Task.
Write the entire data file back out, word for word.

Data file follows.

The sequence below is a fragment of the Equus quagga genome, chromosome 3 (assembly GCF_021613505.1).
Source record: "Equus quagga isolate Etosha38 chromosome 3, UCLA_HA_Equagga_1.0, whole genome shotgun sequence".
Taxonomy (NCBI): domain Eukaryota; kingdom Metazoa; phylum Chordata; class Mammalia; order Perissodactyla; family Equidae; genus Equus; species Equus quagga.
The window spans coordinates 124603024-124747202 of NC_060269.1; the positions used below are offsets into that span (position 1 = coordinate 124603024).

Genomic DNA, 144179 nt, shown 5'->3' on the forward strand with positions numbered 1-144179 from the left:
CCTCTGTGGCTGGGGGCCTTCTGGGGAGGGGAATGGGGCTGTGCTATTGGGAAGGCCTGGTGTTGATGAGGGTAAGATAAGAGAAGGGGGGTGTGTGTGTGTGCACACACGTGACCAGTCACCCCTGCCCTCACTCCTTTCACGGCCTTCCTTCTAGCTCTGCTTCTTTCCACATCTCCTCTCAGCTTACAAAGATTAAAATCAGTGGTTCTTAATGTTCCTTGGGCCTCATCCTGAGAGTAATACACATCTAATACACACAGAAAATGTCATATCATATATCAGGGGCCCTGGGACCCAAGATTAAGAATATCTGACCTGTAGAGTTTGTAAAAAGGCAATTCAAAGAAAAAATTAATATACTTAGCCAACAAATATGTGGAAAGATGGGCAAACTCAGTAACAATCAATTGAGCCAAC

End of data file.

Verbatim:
The sequence below is a fragment of the Equus quagga genome, chromosome 3 (assembly GCF_021613505.1).
Source record: "Equus quagga isolate Etosha38 chromosome 3, UCLA_HA_Equagga_1.0, whole genome shotgun sequence".
Taxonomy (NCBI): domain Eukaryota; kingdom Metazoa; phylum Chordata; class Mammalia; order Perissodactyla; family Equidae; genus Equus; species Equus quagga.
The window spans coordinates 124603024-124747202 of NC_060269.1; the positions used below are offsets into that span (position 1 = coordinate 124603024).

Genomic DNA, 144179 nt, shown 5'->3' on the forward strand with positions numbered 1-144179 from the left:
CCTCTGTGGCTGGGGGCCTTCTGGGGAGGGGAATGGGGCTGTGCTATTGGGAAGGCCTGGTGTTGATGAGGGTAAGATAAGAGAAGGGGGGTGTGTGTGTGTGCACACACGTGACCAGTCACCCCTGCCCTCACTCCTTTCACGGCCTTCCTTCTAGCTCTGCTTCTTTCCACATCTCCTCTCAGCTTACAAAGATTAAAATCAGTGGTTCTTAATGTTCCTTGGGCCTCATCCTGAGAGTAATACACATCTAATACACACAGAAAATGTCATATCATATATCAGGGGCCCTGGGACCCAAGATTAAGAATATCTGACCTGTAGAGTTTGTAAAAAGGCAATTCAAAGAAAAAATTAATATACTTAGCCAACAAATATGTGGAAAGATGGGCAAACTCAGTAACAATCAATTGAGCCAAC